If you are unsure of the proprietor's name or other details, as most tax refund companies will be Limited (Ltd) companies, you can check the freely available information about Ltd companies on the Companies House website (you can search by name or Ltd Company number - by law Ltd companies have to include their Ltd company number on their stationery and website).

If you do not remember signing anything, then it may be the case that your signature was obtained under false pretenses, or the signature might even be forged. This is a very serious matter and should be reported to Action Fraud. Tax rebate scams are an issue on their radar as you can see from this news article: NHS members targeted by tax rebate scam.

If there is no valid deed or letter of assignment, then HMRC may have mistakenly sent out the refund to the tax refund agent when they should have sent it directly to you. In these circumstances, you should ask HMRC to rework your case immediately, cancel any issued cheques, cancel the deed of assignment and reissue the refund to you.

If HMRC do not agree there has been a mistake on their part but you still have questions as to whether it is a valid deed, you may wish to consider making a complaint.

You can read more about 'deeds of assignment' in HMRC's guidance, including the standards that HMRC expect of a valid deed or letter of assignment. In particular, note HMRC’s requirements that:

  • it has to be clear, unambiguous and unconditional
  • the wording of the assignment must be provided before the customer’s signature, it cannot appear in small print or after the customer’s signature
  • no particular form of words is required for the deed or the letter, but the assignment must specifically identify the repayment that is being assigned. For example, ‘Income tax overpaid by me for the two years ended 5 April 2009’ is acceptable, but ‘any repayment of tax due to me’ is not.

Being put into Self Assessment to get a refund

Normally, a tax refund claim need only be made through the completion of a more formal Self Assessment tax return where the amount of employment expenses exceeds £2,500.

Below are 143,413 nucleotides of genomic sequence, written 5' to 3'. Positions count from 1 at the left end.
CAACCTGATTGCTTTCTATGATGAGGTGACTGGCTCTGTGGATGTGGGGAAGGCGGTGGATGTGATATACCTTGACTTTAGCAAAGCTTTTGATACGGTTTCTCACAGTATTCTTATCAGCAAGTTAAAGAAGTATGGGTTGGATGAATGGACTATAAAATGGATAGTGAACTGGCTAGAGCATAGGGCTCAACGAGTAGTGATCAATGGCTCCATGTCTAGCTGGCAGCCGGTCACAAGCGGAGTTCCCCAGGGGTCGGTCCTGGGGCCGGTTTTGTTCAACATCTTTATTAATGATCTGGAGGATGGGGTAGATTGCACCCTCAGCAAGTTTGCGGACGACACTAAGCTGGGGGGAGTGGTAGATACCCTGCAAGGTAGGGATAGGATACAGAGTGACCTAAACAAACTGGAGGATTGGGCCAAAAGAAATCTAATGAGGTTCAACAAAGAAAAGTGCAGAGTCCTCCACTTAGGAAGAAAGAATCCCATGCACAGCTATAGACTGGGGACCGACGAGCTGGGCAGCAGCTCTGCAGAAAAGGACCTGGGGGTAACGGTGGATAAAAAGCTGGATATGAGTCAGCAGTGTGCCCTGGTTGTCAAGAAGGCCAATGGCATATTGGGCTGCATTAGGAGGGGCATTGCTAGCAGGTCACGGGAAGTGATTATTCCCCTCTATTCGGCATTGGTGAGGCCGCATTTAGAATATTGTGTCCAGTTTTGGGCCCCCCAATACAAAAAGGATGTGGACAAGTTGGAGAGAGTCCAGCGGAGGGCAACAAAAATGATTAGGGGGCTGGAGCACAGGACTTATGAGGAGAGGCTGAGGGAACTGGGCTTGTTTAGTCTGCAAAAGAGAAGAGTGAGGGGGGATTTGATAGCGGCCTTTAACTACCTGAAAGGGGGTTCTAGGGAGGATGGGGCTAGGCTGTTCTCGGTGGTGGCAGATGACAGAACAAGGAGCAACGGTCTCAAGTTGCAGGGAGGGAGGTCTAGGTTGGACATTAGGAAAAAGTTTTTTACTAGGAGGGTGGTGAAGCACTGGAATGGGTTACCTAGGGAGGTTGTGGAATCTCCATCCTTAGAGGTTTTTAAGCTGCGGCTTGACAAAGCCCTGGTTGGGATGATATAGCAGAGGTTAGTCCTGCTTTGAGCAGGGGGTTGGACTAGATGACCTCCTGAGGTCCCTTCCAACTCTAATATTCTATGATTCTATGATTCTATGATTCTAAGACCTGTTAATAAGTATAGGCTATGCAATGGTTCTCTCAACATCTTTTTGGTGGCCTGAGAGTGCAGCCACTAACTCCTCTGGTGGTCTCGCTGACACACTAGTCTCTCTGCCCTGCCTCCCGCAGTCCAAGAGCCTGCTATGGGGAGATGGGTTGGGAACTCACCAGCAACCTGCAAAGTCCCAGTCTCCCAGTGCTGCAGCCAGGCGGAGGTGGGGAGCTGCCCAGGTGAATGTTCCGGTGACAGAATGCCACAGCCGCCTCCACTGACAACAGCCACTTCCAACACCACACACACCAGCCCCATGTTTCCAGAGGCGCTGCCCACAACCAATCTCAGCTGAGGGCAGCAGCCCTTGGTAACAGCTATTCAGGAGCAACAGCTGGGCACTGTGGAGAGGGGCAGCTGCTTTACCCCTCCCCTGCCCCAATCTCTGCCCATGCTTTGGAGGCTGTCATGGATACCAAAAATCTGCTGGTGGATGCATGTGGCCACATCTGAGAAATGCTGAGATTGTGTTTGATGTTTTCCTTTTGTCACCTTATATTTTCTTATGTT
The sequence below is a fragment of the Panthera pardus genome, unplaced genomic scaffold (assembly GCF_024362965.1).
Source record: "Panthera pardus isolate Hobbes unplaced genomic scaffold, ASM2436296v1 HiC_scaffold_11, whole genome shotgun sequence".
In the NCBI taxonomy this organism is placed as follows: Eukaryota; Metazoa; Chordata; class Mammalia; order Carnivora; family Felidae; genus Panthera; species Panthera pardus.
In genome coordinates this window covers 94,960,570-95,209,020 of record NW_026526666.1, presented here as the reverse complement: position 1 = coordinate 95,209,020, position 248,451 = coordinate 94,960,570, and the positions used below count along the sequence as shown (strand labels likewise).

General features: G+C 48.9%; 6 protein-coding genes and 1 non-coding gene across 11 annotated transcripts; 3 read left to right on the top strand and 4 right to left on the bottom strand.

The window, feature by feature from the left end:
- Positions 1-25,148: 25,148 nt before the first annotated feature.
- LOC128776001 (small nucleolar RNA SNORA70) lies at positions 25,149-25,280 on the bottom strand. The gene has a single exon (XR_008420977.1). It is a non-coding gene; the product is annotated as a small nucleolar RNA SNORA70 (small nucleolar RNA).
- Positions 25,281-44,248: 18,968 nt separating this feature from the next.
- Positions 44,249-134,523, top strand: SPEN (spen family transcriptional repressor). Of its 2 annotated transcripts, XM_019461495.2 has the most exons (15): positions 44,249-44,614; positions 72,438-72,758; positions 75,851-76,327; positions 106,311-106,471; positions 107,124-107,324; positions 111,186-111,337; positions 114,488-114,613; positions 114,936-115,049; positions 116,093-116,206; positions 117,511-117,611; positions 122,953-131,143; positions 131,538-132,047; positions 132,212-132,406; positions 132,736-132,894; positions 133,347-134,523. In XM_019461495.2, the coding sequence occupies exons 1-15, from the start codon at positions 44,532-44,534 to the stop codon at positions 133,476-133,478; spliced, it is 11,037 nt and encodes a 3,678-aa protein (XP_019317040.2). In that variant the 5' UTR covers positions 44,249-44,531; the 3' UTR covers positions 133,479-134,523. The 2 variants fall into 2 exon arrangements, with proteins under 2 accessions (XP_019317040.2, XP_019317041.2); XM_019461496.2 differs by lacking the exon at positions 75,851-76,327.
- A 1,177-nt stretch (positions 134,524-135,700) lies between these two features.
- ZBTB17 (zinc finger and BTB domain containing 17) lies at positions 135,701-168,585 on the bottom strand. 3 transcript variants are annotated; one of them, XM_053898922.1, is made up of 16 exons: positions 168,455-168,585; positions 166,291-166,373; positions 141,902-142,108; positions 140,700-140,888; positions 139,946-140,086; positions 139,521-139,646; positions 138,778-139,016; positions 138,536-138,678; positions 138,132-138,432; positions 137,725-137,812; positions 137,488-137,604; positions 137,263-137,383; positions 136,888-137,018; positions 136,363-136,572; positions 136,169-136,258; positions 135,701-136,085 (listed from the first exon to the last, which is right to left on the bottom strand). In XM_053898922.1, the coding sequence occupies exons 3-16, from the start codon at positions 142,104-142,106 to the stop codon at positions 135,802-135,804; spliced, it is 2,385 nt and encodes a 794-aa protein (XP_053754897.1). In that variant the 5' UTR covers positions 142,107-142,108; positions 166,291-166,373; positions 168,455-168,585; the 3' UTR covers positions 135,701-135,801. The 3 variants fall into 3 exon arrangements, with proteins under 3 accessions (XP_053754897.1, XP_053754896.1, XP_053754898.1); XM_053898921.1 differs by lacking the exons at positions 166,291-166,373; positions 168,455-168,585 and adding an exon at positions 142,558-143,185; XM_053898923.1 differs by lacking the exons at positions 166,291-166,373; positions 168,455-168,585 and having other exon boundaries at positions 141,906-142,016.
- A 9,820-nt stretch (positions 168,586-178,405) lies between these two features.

However, we have heard that some tax refund companies may be putting people into the Self Assessment system unnecessarily for lower value expenses. Presumably, this is because the Self Assessment system is automated, so it can sometimes be quicker or easier to get a refund that way, as opposed to claiming through the P87 system.

However, please note you should think extremely carefully about allowing yourself to be put into the complex Self Assessment system just to claim expenses, if you have no other reason to be in it. Once you are in the Self Assessment system, there are very strict penalties for non-compliance with the tax return requirements and deadlines, and it is certainly not something to be taken on lightly or entered into unnecessarily with a short term or casual attitude.

Also, if HMRC check your tax return and find it is incorrect, it is you rather than the agent who will have to account for the underpaid tax, perhaps some years later - as well as inaccuracy penalties potentially. In such cases, if a fee has been deducted by the tax refund organisation before they pay you the refund, the debt to HMRC may well be more than the amount you received in the first place. 

What if I get paid a referral fee?

Some tax refund companies pay referral fees to get you to encourage your friends or colleagues to use their services. You should be aware that referral fees are taxable income and will need to be declared to HMRC unless they are exempt under the trading allowance.

If you need to report the referral fees to HMRC, they will probably be viewed as ‘miscellaneous’ income. HMRC may be able to collect any tax you owe on it through adjusting your PAYE tax code rather than through a tax return. 

Where can I find more information and help?

If you think you are due a tax repayment, but you are not able to make the claim by yourself, we suggest that you seek assistance from HMRC or from a professional tax adviser.

See our getting help section for information on finding a professional tax adviser. If you cannot afford to use a professional adviser, then one of the tax charities should be able to help you.

You can contact HMRC using the details available on GOV.UK.

If you are considering using a tax refund agent to help you with your Construction Industry Scheme tax return and repayment, please read our guidance first.

If you are a migrant worker who has now left the UK and are considering using a tax refund agent because they can pay your refund to you in your home currency, please be aware that there are usually hefty extra charges for this and/or they may offer you a poor exchange rate. For more information on how you can obtain your refund if you have left the UK, see our migrants section.